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Cash flow

A Small Business Owner’s Guide to Balance Sheets (and a Free Template)

Every business owner has a finite amount of time, and successful managers use their available time to achieve better outcomes. Understanding the balance sheet can help you make more informed decisions for your business. If you can analyze how the balance sheet connects to other financial statements, you can increase your cash inflows and profitability. Use these tips to get a clear understanding of the balance sheet.

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Why Is a Balance Sheet So Important?

Joe owns Reliable Plumbing, a residential and commercial plumbing company that generates $12 million in annual sales. Joe’s business is well established and his firm has a great reputation in the community, but managing a growing company is requiring more of Joe’s time. His gut tells him that unless he spends more time analyzing his financial results, he’s going to make some poor business decisions.

Joe’s current method of financial analysis is pretty basic. At the end of each month, he generates an income statement and takes a look at his net income, or profit. Joe divides net income by sales to calculate the company’s profit margin. Reliable Plumbing typically operates at a 15% profit margin, which means that the firm generates 15 cents of profit for every dollar in sales. Joe computes the profit margin each month and compares the result to his average profit margin for the year. His quick analysis gives him a sense of each month’s level of profit.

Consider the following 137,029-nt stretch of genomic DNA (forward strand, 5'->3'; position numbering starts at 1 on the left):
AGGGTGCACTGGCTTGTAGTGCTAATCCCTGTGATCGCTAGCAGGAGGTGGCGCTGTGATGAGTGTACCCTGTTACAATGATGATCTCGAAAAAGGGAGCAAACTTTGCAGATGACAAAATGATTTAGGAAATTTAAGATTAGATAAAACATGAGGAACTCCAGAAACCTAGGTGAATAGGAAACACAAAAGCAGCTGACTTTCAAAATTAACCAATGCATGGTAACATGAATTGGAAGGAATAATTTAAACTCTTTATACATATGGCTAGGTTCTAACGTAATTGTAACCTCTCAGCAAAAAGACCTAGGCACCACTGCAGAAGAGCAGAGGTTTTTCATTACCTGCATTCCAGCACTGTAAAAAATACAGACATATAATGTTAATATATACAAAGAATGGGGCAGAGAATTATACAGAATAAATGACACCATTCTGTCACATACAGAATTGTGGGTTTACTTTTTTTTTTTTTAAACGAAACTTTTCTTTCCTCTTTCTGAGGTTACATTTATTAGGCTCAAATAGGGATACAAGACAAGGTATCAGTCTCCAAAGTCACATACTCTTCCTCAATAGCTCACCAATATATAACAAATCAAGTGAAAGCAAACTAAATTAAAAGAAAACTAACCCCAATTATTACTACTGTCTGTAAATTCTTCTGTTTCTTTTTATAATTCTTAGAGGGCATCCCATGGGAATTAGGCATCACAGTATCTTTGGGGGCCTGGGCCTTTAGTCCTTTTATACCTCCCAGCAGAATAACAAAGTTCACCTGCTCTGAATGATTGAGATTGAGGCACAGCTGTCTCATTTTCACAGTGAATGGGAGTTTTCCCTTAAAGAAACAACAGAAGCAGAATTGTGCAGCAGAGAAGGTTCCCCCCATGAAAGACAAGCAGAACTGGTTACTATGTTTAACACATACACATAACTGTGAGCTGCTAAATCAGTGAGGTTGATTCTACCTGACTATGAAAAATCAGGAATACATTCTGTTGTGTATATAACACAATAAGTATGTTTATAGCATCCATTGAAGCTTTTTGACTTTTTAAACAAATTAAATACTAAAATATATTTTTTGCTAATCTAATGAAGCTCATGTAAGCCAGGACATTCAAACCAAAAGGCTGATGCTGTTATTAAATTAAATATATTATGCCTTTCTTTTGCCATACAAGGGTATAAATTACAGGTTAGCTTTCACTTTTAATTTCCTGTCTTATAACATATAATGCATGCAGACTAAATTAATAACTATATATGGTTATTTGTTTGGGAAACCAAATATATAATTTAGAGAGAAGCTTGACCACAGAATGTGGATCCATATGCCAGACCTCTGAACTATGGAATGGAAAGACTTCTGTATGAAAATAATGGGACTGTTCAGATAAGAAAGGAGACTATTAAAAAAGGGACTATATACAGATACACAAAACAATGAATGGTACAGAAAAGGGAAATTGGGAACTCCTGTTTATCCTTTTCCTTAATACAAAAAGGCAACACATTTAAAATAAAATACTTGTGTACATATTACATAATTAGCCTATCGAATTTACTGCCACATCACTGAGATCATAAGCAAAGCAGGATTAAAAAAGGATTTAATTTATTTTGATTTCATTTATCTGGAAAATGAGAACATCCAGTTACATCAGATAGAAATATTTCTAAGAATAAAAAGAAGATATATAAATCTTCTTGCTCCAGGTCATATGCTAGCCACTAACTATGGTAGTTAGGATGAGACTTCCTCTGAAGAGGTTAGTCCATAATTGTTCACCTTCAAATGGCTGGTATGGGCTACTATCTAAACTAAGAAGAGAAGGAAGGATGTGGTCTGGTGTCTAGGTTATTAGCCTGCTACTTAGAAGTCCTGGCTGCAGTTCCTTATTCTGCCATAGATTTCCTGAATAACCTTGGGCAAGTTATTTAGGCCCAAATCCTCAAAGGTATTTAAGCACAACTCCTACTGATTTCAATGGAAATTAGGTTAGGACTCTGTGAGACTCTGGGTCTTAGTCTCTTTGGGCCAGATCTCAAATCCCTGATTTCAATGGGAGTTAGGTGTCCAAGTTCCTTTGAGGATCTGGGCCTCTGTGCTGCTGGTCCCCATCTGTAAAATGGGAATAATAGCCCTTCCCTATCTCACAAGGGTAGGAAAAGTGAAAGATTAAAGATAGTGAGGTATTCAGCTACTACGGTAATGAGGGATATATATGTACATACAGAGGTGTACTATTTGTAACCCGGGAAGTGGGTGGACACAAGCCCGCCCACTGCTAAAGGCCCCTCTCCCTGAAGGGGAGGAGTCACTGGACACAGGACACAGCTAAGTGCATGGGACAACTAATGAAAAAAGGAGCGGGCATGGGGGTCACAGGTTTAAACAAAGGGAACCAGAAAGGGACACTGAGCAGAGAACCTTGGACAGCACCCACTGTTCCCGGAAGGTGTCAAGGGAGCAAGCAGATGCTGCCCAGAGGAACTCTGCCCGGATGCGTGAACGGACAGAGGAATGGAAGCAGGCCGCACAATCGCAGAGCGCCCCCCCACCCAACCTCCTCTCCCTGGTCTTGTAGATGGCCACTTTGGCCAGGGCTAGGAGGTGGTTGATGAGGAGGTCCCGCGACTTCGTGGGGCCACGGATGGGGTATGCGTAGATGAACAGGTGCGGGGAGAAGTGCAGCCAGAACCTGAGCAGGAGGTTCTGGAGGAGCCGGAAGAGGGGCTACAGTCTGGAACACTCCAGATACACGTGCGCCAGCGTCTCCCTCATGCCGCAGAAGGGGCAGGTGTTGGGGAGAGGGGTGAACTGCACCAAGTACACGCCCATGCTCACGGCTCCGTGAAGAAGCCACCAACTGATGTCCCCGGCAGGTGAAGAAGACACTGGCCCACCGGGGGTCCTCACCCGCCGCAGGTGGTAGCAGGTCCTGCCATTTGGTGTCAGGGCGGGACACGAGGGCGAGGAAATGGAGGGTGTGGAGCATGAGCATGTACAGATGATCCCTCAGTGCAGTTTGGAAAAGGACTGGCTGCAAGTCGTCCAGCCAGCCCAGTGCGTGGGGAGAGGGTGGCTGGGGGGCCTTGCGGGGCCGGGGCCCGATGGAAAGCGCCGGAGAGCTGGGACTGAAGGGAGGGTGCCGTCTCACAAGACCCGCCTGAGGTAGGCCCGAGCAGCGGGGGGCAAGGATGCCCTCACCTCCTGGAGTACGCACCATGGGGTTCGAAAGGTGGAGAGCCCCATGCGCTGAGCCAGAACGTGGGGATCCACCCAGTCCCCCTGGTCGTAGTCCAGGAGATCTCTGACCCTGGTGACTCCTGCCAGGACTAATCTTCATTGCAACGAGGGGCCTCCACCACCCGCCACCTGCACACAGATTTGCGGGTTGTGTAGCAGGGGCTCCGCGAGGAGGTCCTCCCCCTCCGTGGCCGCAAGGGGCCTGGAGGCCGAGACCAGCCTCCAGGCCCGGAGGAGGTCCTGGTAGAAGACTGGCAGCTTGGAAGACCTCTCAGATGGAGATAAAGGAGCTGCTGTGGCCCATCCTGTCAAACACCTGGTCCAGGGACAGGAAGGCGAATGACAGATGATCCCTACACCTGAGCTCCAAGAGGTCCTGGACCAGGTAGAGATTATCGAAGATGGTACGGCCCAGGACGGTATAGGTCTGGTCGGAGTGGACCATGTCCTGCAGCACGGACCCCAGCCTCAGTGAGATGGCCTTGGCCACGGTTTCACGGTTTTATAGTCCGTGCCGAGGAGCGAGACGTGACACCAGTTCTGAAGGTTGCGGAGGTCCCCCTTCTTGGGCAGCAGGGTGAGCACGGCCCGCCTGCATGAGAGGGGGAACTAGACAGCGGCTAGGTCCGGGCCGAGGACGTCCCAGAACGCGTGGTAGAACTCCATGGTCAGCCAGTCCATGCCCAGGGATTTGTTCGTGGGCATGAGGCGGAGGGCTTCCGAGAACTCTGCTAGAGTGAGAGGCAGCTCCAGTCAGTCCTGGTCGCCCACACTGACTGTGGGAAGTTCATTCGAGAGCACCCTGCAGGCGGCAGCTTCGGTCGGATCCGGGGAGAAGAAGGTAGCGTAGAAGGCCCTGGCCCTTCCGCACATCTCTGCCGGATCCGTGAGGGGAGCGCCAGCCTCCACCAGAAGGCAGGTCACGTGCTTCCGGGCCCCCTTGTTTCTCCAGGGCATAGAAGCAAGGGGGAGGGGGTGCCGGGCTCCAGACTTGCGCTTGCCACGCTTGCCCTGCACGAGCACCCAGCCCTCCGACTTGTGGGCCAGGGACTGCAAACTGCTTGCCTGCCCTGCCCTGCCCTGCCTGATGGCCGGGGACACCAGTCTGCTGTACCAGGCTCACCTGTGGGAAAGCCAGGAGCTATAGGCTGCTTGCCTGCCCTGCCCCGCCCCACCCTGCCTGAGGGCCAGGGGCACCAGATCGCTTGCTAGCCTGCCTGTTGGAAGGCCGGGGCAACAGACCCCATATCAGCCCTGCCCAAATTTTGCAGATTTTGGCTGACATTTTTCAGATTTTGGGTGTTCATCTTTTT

After reviewing profitability, Joe takes a look at the cash balance by generating a balance sheet. To get an accurate look at cash, he reconciles the bank account and compares the reconciled cash balance to his average cash balances for the past 12 months. If the cash balance seems low, he checks accounts receivable to see if any large receivable balances need to be collected quickly.

Once he checks profit for the month and reviews his cash balance, Joe doesn’t perform any other analysis.

Return on Time Invested

Joe’s quick review is typical for many business owners, because they view profitability and available cash as the most important metrics to track. After all, there are a dozen fires that need to be put out to run the business—why spend any more time on what happened last month? It’s a fair question.

All business owners, however, need to understand the components of the balance sheet, and how the balance sheet is connected to the income statement and the cash flow statement. If Joe is willing to invest the time, he can make more informed business decisions and get better company results.

The Components of a Balance Sheet

A balance sheet is important because it provides the owner a snapshot of what they own, the balances they owe and how much their business is worth. Using the balance sheet requires an owner to change their thinking. Profit and cash are important, but there are other pieces of financial information that are just as important.

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Here are the three components of the balance sheet:

Assets: Just about anything you use to make money in the business is an asset, and many assets are posted to the balance sheet. Reliable Plumbing owns plumbing trucks, equipment and a warehouse, just to name a few assets. Assets are what the business owns.